His shift from the Beat poets and Greenich Village bohemianism to Black Nationalism is evident in his 1964 plays, The Toilet, The Slave, both of which also featured naturalist and absurdist themes. His most prominent stage production, Dutchman, is a one-act play where a white woman seduces an assimilated black man to his doom on a subway train. The play was awarded an Obie award for the Best American Play of the Year in 1964 and was later made into a film.
In 1965 Baraka moved from Greenwich Village to Harlem, where he founded the Black Arts Repertory Theater and School, wrote Home: Social Essays, a compendium of writings dealing with a number of subjects including Harlem, black literature and a critique of non-violence. He also co-edited Black Fire: An Anthology of Afro-American Writing with Larry Neal. The book, a collection of works by such noted African American writers and activists as Stokely Carmichael (Kwame Toure), Harold Cruse, A.B. Spellman, and Ed Bullins, marked Baraka as the father of The Black Arts Movement.
Inspired by Kawaida, a philosophical synthesis of Islam and traditional African beliefs developed by Maulana Karenga – the creator of Kwanzaa – LeRoi Jones changed his name, first to the Swahili Muslim Ameer Baraka (“blessed prince”), added “Imamu” a title which means “leader,” and finally settled on Amiri Baraka. After divorcing his first wife, Baraka married Sylvia Robinson (who later changed her name to Amina Baraka). He later moved back to his hometown, Newark N.J., and participated in many black political movements, including being arrested and jailed during the 1967 Newark riots, the Pan African Congress of African Peoples in Atlanta (1972) and the National Black Political Convention in Gary, Indiana. Baraka later became a radical Marxist issuing a number of works that reflected his new political caste.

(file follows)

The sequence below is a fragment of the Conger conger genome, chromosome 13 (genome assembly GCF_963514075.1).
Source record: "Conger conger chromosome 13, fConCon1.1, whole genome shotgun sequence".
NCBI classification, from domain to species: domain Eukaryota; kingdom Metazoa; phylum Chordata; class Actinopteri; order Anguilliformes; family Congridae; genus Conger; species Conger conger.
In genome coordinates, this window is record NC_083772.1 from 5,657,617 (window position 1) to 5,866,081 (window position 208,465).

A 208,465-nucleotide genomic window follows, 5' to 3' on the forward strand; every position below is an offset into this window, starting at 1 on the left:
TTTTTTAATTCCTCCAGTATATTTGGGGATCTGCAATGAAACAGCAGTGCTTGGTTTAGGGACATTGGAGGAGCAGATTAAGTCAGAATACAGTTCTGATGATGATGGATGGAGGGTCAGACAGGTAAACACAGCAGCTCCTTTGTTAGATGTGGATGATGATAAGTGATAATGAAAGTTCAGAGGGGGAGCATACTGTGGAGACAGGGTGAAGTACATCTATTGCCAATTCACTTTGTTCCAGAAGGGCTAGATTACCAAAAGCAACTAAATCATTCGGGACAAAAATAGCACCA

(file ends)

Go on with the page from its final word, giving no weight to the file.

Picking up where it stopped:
In 2001, Baraka’s poem, Who Blew Up America?, written in the aftermath of 9/11, contained language that was deemed anti-Semitic. He refused to apologize or resign over the incident and he was subsequently stripped of his title of Poet Laureate of New Jersey. Nonetheless, Amiri Baraka’s activism and artistry influenced generations of writers including Sonia Sanchez, Haki R. Madhubuti and Nikki Giovanni.
Among Baraka’s many published works are Black Music (1968), The Music: Reflections on Jazz and Blues (1987), Transbluesency: The Selected Poetry of Amiri Baraka/LeRoi Jones (1961-1995)(1995), and Razor: Revolutionary Art for Cultural Revolution (2011). Several of Baraka’s recent works have been published and reprinted by Akashic Books, including new editions of Home: Social Essays (2009) and Black Music (2010) and Tales of the Out and The Gone (2009), a collection of short stories.
His introduction to Home: Social Essays offers an appropriate epitaph:
“I have been a lot of places in my time, and done a lot of things. And there is the sense of the Prodigal about my life that begs to be resolved. But one truth anyone reading these pieces ought to get is the sense of movement – the struggle, in myself, to understand where and who I am, and to move with that understanding.”